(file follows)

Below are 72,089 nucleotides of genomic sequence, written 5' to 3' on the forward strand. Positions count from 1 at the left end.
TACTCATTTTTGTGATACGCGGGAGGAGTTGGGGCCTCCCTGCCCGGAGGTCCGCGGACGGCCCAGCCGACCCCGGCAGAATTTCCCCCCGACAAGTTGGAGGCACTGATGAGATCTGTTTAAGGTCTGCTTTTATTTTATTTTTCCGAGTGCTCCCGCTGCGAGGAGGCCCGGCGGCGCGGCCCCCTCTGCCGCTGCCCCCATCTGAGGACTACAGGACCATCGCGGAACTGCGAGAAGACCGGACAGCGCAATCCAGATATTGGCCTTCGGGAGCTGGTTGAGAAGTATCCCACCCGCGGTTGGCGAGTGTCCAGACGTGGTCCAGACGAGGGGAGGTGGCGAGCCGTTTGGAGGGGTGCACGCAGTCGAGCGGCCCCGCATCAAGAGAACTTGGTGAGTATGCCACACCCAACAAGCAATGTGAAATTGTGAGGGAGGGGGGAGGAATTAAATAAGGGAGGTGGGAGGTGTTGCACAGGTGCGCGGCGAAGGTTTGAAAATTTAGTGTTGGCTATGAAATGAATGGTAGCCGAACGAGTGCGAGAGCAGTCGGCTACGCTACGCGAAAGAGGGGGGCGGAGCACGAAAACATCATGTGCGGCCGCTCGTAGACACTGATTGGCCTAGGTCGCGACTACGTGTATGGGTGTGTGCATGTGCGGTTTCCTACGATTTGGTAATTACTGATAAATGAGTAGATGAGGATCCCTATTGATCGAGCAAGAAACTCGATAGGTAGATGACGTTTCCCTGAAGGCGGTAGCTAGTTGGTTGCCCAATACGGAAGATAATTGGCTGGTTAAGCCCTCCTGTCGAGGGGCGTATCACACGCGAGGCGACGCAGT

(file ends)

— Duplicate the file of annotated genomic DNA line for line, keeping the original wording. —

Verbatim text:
Below are 72,089 nucleotides of genomic sequence, written 5' to 3' on the forward strand. Positions count from 1 at the left end.
TACTCATTTTTGTGATACGCGGGAGGAGTTGGGGCCTCCCTGCCCGGAGGTCCGCGGACGGCCCAGCCGACCCCGGCAGAATTTCCCCCCGACAAGTTGGAGGCACTGATGAGATCTGTTTAAGGTCTGCTTTTATTTTATTTTTCCGAGTGCTCCCGCTGCGAGGAGGCCCGGCGGCGCGGCCCCCTCTGCCGCTGCCCCCATCTGAGGACTACAGGACCATCGCGGAACTGCGAGAAGACCGGACAGCGCAATCCAGATATTGGCCTTCGGGAGCTGGTTGAGAAGTATCCCACCCGCGGTTGGCGAGTGTCCAGACGTGGTCCAGACGAGGGGAGGTGGCGAGCCGTTTGGAGGGGTGCACGCAGTCGAGCGGCCCCGCATCAAGAGAACTTGGTGAGTATGCCACACCCAACAAGCAATGTGAAATTGTGAGGGAGGGGGGAGGAATTAAATAAGGGAGGTGGGAGGTGTTGCACAGGTGCGCGGCGAAGGTTTGAAAATTTAGTGTTGGCTATGAAATGAATGGTAGCCGAACGAGTGCGAGAGCAGTCGGCTACGCTACGCGAAAGAGGGGGGCGGAGCACGAAAACATCATGTGCGGCCGCTCGTAGACACTGATTGGCCTAGGTCGCGACTACGTGTATGGGTGTGTGCATGTGCGGTTTCCTACGATTTGGTAATTACTGATAAATGAGTAGATGAGGATCCCTATTGATCGAGCAAGAAACTCGATAGGTAGATGACGTTTCCCTGAAGGCGGTAGCTAGTTGGTTGCCCAATACGGAAGATAATTGGCTGGTTAAGCCCTCCTGTCGAGGGGCGTATCACACGCGAGGCGACGCAGT